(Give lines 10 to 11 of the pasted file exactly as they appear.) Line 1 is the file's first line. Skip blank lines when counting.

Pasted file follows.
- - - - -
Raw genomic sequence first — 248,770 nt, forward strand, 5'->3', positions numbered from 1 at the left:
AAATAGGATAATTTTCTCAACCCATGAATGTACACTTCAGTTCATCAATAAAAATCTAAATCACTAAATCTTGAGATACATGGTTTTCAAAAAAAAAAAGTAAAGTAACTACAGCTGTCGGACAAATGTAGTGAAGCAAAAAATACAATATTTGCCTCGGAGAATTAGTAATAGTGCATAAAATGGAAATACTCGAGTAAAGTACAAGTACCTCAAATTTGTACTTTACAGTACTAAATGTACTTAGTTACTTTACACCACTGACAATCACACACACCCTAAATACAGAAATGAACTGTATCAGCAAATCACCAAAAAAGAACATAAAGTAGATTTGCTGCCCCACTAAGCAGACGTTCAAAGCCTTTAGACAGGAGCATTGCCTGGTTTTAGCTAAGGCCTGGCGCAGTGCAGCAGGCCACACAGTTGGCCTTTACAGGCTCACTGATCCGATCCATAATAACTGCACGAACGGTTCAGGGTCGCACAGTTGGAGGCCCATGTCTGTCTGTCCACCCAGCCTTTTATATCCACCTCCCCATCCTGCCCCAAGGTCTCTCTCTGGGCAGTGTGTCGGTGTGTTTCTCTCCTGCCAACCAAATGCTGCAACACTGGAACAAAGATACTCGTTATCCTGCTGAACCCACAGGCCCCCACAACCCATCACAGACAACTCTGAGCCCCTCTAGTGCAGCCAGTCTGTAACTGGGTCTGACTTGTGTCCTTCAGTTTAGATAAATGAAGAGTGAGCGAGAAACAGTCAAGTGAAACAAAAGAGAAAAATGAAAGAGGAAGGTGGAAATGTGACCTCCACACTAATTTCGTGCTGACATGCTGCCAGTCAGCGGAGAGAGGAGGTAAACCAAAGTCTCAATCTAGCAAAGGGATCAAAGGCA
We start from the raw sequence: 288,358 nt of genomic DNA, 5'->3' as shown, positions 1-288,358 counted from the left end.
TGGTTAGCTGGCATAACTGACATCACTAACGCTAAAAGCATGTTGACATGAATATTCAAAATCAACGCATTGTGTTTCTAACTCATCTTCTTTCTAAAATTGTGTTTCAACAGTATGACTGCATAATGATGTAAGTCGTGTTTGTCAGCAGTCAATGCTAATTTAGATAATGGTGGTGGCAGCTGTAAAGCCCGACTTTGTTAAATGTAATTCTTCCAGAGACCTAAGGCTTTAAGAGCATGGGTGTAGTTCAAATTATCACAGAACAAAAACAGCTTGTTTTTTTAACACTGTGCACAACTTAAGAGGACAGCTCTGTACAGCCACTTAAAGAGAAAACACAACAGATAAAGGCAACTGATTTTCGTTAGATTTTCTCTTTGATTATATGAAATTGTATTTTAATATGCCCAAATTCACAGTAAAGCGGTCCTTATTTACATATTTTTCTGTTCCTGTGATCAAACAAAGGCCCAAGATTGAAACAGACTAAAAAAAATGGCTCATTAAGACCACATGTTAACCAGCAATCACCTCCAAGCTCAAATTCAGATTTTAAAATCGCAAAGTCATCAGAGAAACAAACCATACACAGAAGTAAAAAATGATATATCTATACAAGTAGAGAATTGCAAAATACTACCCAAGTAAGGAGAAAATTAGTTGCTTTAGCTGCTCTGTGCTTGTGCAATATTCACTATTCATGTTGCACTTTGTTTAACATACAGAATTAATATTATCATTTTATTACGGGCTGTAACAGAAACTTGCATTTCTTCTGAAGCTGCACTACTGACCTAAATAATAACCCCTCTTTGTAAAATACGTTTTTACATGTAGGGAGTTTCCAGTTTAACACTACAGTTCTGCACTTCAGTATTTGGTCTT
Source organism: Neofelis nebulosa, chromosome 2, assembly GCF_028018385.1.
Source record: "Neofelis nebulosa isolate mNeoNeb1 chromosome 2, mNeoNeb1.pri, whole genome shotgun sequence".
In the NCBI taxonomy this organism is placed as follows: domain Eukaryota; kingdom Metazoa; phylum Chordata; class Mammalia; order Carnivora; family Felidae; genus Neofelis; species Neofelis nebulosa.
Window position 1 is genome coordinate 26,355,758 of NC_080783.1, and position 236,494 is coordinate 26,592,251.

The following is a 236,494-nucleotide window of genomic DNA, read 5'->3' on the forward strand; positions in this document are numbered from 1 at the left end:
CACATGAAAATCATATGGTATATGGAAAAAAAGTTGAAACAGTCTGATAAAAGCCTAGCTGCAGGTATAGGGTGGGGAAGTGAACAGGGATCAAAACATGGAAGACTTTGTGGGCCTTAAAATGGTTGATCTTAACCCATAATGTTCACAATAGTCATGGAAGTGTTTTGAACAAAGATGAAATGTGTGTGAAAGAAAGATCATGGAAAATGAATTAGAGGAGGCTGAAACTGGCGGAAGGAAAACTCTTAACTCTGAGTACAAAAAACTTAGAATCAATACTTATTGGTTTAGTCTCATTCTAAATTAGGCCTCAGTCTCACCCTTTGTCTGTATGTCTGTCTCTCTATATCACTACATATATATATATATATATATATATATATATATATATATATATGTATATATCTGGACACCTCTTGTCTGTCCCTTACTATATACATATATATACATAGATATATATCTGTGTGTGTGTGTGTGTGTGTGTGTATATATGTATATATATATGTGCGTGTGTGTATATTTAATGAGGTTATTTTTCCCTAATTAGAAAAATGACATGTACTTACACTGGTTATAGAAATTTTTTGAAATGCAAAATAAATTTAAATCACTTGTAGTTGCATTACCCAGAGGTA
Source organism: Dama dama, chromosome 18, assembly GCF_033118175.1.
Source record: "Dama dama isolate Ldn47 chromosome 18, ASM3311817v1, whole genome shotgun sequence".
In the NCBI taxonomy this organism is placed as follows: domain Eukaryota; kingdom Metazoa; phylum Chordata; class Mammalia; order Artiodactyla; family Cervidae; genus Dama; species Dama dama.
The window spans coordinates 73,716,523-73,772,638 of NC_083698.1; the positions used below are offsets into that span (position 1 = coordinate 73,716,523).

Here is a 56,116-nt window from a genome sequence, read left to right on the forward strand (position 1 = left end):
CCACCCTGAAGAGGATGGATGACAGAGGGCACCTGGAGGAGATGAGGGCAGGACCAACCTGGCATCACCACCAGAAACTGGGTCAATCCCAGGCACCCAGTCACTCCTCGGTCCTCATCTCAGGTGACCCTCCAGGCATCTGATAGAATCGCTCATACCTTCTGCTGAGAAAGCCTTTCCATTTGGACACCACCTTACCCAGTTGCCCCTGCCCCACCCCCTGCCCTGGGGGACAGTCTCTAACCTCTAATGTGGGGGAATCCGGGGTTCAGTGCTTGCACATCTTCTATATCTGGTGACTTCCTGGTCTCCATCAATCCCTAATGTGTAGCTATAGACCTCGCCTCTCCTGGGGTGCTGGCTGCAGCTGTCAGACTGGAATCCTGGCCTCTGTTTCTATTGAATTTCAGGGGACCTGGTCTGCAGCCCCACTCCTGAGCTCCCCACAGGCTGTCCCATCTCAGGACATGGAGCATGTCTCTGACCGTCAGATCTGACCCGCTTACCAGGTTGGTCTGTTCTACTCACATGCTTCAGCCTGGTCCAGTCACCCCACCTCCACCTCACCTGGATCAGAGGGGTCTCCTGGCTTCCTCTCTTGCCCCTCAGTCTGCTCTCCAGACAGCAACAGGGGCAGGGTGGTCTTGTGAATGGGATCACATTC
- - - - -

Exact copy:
CACATGAAAATCATATGGTATATGGAAAAAAAGTTGAAACAGTCTGATAAAAGCCTAGCTGCAGGTATAGGGTGGGGAAGTGAACAGGGATCAAAACATGGAAGACTTTGTGGGCCTTAAAATGGTTGATCTTAACCCATAATGTTCACAATAGTCATGGAAGTGTTTTGAACAAAGATGAAATGTGTGTGAAAGAAAGATCATGGAAAATGAATTAGAGGAGGCTGAAACTGGCGGAAGGAAAACTCTTAACTCTGAGTACAAAAAACTTAGAATCAATACTTATTGGTTTAGTCTCATTCTAAATTAGGCCTCAGTCTCACCCTTTGTCTGTATGTCTGTCTCTCTATATCACTACATATATATATATATATATATATATATATATATATATATATATGTATATATCTGGACACCTCTTGTCTGTCCCTTACTATATACATATATATACATAGATATATATCTGTGTGTGTGTGTGTGTGTGTGTGTATATATGTATATATATATGTGCGTGTGTGTATATTTAATGAGGTTATTTTTCCCTAATTAGAAAAATGACATGTACTTACACTGGTTATAGAAATTTTTTGAAATGCAAAATAAATTTAAATCACTTGTAGTTGCATTACCCAGAGGTA
Source organism: Dama dama, chromosome 18, assembly GCF_033118175.1.